My Battle With IBD

Dr. Mew tells all about his inflammatory bowel disease.

How are ya? people ask, as if they really want to know, and its tempting to answer: Well, this inflammatory bowel disease is killing me. It all started with frequent vomiting, which I tried to ignore, and then came weight loss and that awful diarrhea.


Perhaps thats why people dont inquire about cats feelings – although they should – and why we cats dont complain as much as we would – if we could. Or maybe the message is: What you dont want to think about can kill a feline friend.

But first, lets clear the record. No, the only four-legged, one-tailed furry doctor in the Cornell Feline Health Center is not dying from inflammatory bowel disease (otherwise known as IBD). In fact, Im doing pretty well, thank you, at three years post-diagnosis and counting. 

This 13-year-old owes his continued pretty-good health (although Ill never admit it, because gratitude is not a cat thing) to the vigilance of my human officemate here at the center. If Dr. Jim Richards (the guy with the column on the back of this newsletter) said it once he has said it a thousand times: When a cat is vomiting more than once a week, theres something wrong. And no, hair in the vomit doesnt make it just a hairball. It is vomit, coincidentally with hair in it, and there could be a serious medical reason why your cat is throwing up.

Time for a Doctors Visit
Confidentially, I think it was the stinky diarrhea that got to him – seeing how my litter pan is near his desk and I dont have outdoor privileges where some cats yucky stuff goes undetected. But hes not nuts about cat vomit, either, and my sudden weight loss was a clue.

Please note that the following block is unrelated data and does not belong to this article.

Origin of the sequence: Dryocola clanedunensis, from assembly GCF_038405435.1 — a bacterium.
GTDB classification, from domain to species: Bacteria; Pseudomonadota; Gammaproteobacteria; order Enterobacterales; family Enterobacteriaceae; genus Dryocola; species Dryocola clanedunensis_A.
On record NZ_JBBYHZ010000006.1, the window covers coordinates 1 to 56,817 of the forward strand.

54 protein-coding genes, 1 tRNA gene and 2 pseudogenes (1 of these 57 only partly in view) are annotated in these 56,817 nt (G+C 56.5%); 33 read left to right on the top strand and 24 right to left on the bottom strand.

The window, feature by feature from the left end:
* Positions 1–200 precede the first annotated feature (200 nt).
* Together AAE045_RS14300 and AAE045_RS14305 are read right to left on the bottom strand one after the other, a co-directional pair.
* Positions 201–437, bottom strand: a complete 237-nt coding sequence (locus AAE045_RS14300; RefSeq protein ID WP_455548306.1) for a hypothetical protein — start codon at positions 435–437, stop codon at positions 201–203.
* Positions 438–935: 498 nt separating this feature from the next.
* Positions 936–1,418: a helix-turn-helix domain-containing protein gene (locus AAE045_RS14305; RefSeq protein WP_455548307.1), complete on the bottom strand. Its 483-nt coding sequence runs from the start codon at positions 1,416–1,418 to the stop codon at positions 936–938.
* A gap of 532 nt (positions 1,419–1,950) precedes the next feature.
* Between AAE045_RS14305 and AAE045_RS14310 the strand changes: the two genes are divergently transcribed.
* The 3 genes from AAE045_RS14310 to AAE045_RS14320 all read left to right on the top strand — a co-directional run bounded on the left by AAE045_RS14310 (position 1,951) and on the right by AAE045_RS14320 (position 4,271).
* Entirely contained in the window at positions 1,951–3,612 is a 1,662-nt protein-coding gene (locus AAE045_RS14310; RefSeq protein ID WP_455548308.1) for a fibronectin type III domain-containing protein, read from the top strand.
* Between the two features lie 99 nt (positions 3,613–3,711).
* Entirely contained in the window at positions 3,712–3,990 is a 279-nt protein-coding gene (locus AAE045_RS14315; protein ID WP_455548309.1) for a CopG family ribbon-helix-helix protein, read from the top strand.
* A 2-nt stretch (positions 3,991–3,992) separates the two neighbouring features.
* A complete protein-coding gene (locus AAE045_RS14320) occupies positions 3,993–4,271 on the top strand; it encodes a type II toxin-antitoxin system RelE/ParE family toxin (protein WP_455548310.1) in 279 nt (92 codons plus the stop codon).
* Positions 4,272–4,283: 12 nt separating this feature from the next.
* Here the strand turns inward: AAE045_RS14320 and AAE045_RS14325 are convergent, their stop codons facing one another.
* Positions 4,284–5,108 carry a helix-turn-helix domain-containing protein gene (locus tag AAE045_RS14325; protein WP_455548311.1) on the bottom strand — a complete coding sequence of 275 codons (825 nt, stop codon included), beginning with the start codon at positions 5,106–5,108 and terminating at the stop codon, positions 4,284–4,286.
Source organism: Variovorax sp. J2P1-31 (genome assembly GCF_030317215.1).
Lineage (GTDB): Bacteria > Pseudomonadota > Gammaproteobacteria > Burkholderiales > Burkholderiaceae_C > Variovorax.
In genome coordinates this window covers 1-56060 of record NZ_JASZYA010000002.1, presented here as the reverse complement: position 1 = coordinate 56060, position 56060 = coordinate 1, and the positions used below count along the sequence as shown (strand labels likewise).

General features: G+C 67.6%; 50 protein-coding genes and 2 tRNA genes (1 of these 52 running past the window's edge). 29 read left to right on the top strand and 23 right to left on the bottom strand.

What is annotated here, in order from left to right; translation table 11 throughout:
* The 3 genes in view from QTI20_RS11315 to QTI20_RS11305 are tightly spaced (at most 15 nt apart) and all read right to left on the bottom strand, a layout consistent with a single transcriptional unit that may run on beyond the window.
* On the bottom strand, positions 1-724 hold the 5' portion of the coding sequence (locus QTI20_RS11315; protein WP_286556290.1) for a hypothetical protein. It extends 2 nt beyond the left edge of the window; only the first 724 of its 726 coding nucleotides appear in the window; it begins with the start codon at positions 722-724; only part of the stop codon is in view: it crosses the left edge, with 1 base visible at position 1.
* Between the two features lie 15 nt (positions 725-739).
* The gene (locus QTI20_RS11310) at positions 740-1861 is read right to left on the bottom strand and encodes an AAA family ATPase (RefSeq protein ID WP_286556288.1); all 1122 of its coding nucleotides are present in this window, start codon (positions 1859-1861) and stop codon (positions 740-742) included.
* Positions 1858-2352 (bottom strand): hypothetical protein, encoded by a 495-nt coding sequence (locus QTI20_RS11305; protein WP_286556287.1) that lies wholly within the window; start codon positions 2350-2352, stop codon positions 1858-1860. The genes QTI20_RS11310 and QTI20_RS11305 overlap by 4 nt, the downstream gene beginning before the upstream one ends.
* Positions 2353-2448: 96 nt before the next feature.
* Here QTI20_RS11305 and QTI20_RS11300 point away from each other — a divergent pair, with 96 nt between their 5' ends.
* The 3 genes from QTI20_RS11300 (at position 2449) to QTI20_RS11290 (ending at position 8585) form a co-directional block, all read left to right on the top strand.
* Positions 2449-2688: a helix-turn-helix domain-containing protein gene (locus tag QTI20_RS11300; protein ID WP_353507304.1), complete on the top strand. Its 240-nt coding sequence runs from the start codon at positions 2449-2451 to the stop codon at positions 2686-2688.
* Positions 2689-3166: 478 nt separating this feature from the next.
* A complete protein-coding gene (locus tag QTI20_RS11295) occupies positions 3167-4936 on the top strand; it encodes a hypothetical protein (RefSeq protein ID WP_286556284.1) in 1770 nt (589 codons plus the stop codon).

So off I went, moaning about the indignity of it all, to the clinic, where Richard Goldstein, DVM – a specialist in internal medicine at the Cornell University Hospital for Animals – picks up the rest of the story.

First you had some tests to rule out other conditions with similar signs – hyperthyroidism, diabetes or kidney disease, for example – but your blood and fecal tests were normal, Dr. Goldstein recalled of a time that was a blur to me.

That left a few main possibilities – primary food allergies, inflammatory bowel disease or intestinal lymphoma – and there were two ways we could have gone.

We could have put you on a trial therapy, to see if you had food allergies or maybe IBD, with a special diet and an antibiotic like metronidazol, says Dr. Goldstein. If you responded to the trial therapy, that probably would have meant it wasnt cancer. But suppose it was. We would have lost valuable time treating the most common kind of cancer you could have had – intestinal lymphoma, he says, calling that one of the most successfully treated cancers in cats these days. (A chemotherapy pill a day, at home by the owner, and the average cat with intestinal lymphoma can look forward to at least 17 months of good-quality life. Some are living and thriving for another four or five years, says Dr. Goldstein.)

Can He Pass the Test?